Monday, October 24, 2011

The Ends of the Earth

Jesus told his disciples, “You will bear witness for me in Jerusalem, and all over Judea and Samaria, and away to the ends of the earth” (Acts 1:8).

The ends of the earth. The preaching of the Gospel began in Jerusalem and within a generation, churches had been formed throughout the Roman Empire: throughout the Holy Land, across the northern coast of Africa, throughout what is now Turkey, over into Greece, certainly in Rome. Before long the Gospel had spread as far west as Spain and the British Isles. By the end of the first millennium it had covered all of Europe including Scandinavia.

In the sixteenth century as Europeans began to explore and make homes in the New World, the Gospel came to the eastern parts of North America. In the eighteenth century Franciscans under Father Junipero Serra established missions in Mexico and eventually moved northward into what is now the State of California. They built missions approximately one day’s journey apart, from San Diego up beyond San Francisco.

In the meantime, the Gospel had also moved eastward from Jerusalem. Armenia became the first officially Christian nation. Ancient traditions tell how the Gospel came into India. It moved into Russia and crossed the vast spread of that country. In the eighteenth century the Gospel came into Alaska and began to move down the western coast of North America.

About 1833, 1,800 years after the Day of Pentecost, not far from what is now Fort Bragg, California, Russian Orthodox missionaries coming south from Alaska met Franciscan missionaries coming north. The Gospel had circled the globe, and “the ends of the earth” turned out to be California.

“All the ends of the earth have seen the victory of our God” (Psalm 98:4b).

Monday, October 10, 2011


For many years, on the first Sunday of each month I have presided at Benediction of the Blessed Sacrament. This service of pure worship contains a space of silent adoration of Jesus in the Blessed Sacrament. As the years have passed, I have come more and more to find immense solace and peace as I gaze upon the consecrated Host.

Jesus gave the Church the command to celebrate what later came to be called the Mass and to receive Holy Communion. The faithful quickly discerned that Jesus is truly and objectively present in the consecrated Bread and Wine. Eventually there developed devotions to Jesus in the Sacrament apart from the Mass. One of the most moving and beautiful is the service of Benediction of the Blessed Sacrament. The consecrated Host is placed before the faithful in a monstrance, a decorated stand with a glass display case for the Host.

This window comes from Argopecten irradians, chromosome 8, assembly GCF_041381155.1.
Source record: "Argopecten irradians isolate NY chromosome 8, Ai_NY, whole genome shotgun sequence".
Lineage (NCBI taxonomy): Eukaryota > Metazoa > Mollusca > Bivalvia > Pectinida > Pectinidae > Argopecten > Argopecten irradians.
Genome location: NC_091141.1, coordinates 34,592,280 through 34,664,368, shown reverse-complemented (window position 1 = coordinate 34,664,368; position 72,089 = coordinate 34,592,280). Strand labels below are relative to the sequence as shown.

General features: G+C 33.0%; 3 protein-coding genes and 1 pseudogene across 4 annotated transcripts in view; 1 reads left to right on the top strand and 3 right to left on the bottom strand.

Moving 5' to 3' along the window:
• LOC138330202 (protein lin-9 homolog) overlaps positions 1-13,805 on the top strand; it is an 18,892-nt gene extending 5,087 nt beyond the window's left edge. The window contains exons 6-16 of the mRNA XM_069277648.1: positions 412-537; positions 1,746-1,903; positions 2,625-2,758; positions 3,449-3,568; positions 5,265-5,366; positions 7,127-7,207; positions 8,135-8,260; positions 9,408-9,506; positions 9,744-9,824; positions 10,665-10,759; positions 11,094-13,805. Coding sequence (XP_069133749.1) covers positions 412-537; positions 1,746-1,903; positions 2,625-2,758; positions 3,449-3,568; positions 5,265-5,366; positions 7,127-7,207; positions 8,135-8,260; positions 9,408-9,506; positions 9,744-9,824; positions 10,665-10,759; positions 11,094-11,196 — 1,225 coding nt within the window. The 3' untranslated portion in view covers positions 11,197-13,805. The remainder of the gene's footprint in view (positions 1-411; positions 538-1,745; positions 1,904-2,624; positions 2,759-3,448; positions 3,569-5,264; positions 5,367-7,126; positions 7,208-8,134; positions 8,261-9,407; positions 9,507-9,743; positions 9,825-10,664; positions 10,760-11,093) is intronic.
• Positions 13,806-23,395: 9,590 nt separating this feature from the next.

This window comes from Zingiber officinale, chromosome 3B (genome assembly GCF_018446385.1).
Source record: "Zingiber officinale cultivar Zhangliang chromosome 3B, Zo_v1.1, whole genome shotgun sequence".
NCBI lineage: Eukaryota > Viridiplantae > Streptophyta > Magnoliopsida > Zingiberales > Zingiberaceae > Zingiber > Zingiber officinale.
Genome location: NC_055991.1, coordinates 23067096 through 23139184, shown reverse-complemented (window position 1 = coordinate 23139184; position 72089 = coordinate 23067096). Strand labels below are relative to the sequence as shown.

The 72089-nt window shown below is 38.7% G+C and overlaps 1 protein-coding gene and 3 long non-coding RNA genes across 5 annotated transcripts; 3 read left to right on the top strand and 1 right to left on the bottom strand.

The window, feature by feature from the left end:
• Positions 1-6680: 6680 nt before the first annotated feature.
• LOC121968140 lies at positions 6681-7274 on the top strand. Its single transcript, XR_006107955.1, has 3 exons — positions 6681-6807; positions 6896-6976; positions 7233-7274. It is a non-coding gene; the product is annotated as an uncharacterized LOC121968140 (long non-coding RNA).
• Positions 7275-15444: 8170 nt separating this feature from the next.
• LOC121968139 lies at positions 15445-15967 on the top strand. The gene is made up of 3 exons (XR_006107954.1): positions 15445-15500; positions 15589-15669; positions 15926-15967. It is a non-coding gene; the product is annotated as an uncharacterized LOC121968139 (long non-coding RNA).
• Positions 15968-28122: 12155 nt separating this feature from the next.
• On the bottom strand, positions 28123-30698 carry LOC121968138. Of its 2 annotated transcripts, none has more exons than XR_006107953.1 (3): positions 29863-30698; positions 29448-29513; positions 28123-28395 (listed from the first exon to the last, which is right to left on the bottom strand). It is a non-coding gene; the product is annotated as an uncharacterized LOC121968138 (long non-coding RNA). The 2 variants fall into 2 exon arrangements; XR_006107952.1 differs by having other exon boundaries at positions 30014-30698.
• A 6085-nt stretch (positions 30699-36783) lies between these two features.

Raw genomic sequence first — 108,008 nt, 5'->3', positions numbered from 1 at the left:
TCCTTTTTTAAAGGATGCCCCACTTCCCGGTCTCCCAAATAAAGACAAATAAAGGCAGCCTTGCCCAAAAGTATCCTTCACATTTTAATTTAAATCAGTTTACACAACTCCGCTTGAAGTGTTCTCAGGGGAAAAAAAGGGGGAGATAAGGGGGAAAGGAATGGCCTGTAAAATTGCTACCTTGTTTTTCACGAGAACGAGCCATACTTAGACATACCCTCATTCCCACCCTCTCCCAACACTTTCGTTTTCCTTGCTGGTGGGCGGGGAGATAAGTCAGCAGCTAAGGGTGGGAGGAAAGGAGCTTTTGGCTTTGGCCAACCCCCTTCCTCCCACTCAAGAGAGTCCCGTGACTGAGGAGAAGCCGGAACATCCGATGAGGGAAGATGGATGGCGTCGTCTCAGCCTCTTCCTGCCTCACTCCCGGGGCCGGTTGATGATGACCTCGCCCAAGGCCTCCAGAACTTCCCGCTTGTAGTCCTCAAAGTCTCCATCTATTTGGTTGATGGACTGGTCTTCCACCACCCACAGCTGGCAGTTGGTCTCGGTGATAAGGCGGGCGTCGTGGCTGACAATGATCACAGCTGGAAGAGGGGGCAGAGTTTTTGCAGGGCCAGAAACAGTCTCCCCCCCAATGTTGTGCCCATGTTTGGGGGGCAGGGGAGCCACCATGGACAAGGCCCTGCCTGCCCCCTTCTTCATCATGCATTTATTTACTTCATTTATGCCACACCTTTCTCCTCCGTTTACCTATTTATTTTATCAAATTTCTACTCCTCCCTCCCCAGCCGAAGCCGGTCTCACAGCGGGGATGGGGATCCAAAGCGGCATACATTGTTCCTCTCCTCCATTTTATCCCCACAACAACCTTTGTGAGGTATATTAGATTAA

Jesus taught, “Come to me, all you who are weary and burdened, and I will give you rest. Take my yoke upon you and learn from me, for I am gentle and humble in heart, and you will find rest for your souls” (Matthew 11:28-29).

Considering this passage, I am reminded of the story of Saint Jean Vianney, the Cure d’Ars, who noted that there was a little French farmer who visited his chapel every day at about noon. After a while the Cure became curious as to what the farmer was doing in the chapel. One day he decided to ask him. The farmer responded that he came in to visit Jesus in the Blessed Sacrament. His style of prayer was simple. He said, “I just look at him, and he looks back at me.”

It sounds so simple, but in Benediction of the Blessed Sacrament I have come to see the profound reality of what the French farmer tried to explain: “All of us, gazing with unveiled face on the glory of the Lord, are being transformed into the same image from glory to glory, as from the Lord who is the Spirit” (2 Corinthians 3:18).

When one gazes upon the host, on the one hand, one can see only a wafer of unleavened bread. On the other, by faith one may gaze upon that which is most beautiful. In adoration, there is no sense of time passing. As I kneel before the monstrance I am altered, and can even feel my face change its expression in response to what I see, discern, and feel.

Recently as I was drawn to the Beloved and allowed myself simply to look with adoration, I noted the various changes in my countenance that washed over and through me. Without plan or will, they simply moved through me, passing easily from one to the other, in the order below. I felt: